The dispositive issue in this case is whether defendant's plea constitutes an open, as opposed to a negotiated, plea agreement. The State contends that the agreement in this case was fully negotiated by the parties and, therefore, not subject to the motion-to-reconsider-sentence provisions of Rule 604(d). In response, defendant claims that his plea was not “fully negotiated” because the parties agreed to let the circuit court determine whether the agreed-upon sentence was statutorily mandated to be served consecutively to the Missouri sentences.
Section 5-8-4(h) of the Unified Code of Corrections states in relevant part that
“[i]f a person charged with a felony commits a separate felony while on pre-trial release * * *, the sentences imposed upon conviction of these felonies shall be served consecutively regardless of the order in which the judgments of conviction are entered.” 730 ILCS 5/5-8-4(h) (West 1994).
We have recently held that this statute mandates consecutive sentences whenever a defendant commits a second offense while out on bond from the original offense. See People v. Wilson, 181 Ill.2d 409, 229 Ill.Dec. 896, 692 N.E.2d 1107 (1998). Indeed, this court in Wilson held that it was error for the circuit court to impose a concurrent sentence because, under the statute, the circuit court lacked the authority to impose any sentence other than a consecutive sentence. Wilson, 181 Ill.2d at 411-12, 229 Ill.Dec. 896, 692 N.E.2d 1107. Like the defendant in Wilson, defendant here committed the other felonies while he was out on bond from the original felony with which he was charged. For this reason, the circuit court lacked the authority to impose the agreed-upon six-year term as a concurrent sentence.
Given the fact that section 5-8-4(h) does not allow for any discretion to be exercised in deciding whether to impose a concurrent or consecutive sentence when another felony is committed while a defendant is on pretrial release, we cannot agree with defendant's characterization of his plea agreement with the State as a “partial” negotiation. By operation of the statute, once a defendant stands guilty of the felony, the only discretionary option left available to the circuit court is the duration of the sentence. In this case, that option had been “fully negotiated” by defendant and the State. Neither the State nor defendant had any bargaining power with respect to the consecutive nature of this sentence. More importantly, the circuit court did not have discretion in the matter either. Unlike other consecutive sentencing provisions found in the Unified Code of Corrections, section 5-8-4(h) does not require the circuit court to evaluate a defendant's conduct and then, in exercise of its discretion, decide upon the propriety of a consecutive sentence. Compare 730 ILCS 5/5-8-4(b) (West 1994) with 730 ILCS 5/5-8-4(h) (West 1994). Rather, section 5-8-4(h) dictates that those charged with a felony while on pretrial release for another felony “shall” serve the resulting sentences “consecutively regardless of the order in which the judgments of conviction are entered.” 730 ILCS 5/5-8-4(h) (West 1994). Thus, even if the State had agreed to allow defendant to serve the six-year term concurrently, the circuit court could not have accepted the parties' agreement because the statute prohibits imposition of the sentence in that manner. Had defendant, in fact, decided to go to trial in this matter, any sentence he would have received would have had to be served consecutively-a concurrent sentence was simply not an option left open by the legislature to the court, even after a trial. For these reasons, we are of the opinion that defendant's plea agreement with the State constituted a fully negotiated plea, notwithstanding the fact that defendant and the State did not see eye-to-eye with respect to the applicability of the mandatory language contained in section 5-8-4(h). Therefore, we disagree with the appellate court to the extent that it concluded that the plea arrangement at issue in this case was not “fully negotiated.”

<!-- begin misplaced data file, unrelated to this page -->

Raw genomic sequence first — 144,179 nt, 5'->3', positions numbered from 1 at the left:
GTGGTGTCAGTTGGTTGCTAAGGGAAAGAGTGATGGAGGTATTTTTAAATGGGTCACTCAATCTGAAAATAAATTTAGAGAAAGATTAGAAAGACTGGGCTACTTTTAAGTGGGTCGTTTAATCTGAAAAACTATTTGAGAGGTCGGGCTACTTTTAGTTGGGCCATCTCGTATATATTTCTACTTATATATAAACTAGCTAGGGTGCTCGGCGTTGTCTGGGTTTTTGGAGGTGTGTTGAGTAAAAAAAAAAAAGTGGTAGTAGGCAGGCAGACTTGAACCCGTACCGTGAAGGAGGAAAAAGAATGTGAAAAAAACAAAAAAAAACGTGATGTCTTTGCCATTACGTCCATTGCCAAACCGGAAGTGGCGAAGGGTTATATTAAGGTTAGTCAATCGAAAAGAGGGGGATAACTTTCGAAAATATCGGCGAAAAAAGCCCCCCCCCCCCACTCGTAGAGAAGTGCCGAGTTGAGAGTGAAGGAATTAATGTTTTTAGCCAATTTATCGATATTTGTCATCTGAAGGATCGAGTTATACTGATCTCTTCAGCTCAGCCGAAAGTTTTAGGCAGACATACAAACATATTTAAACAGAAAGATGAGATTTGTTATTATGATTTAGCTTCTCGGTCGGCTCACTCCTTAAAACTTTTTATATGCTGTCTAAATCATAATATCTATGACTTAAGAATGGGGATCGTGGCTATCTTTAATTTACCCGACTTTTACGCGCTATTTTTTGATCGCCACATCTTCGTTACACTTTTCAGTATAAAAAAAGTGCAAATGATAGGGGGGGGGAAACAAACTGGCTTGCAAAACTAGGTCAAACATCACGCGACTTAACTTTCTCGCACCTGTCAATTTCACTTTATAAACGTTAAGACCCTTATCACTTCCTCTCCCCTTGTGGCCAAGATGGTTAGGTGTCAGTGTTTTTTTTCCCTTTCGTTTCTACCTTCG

We must next decide whether defendant's motion to reconsider sentence was proper in light of our conclusion that the plea in this case constituted a fully negotiated plea. In People v. Evans, this court held that “following the entry of judgment on a negotiated guilty plea, even if a defendant wants to challenge only his sentence, he must move to withdraw the guilty plea and vacate the judgment so that, in the event the motion is granted, the parties are returned to the status quo.” (Emphasis added.) Evans, 174 Ill.2d at 332, 220 Ill.Dec. 332, 673 N.E.2d 244. We further held that for a defendant to prevail in such case, he or she must show that the granting of the motion is necessary to correct a manifest injustice. Evans, 174 Ill.2d at 332, 220 Ill.Dec. 332, 673 N.E.2d 244. In this case, defendant's plea was entered pursuant to a negotiated agreement; therefore, the rule announced in Evans applies. Accordingly, even though defendant sought to challenge only the consecutive aspect of his sentence, he was required to file a motion to vacate the judgment and withdraw the guilty plea, because his plea of guilty was given in exchange for a specific sentence, regardless of whether the statute mandated a consecutive sentence. Defendant's motion to reconsider, therefore, was improper under these circumstances.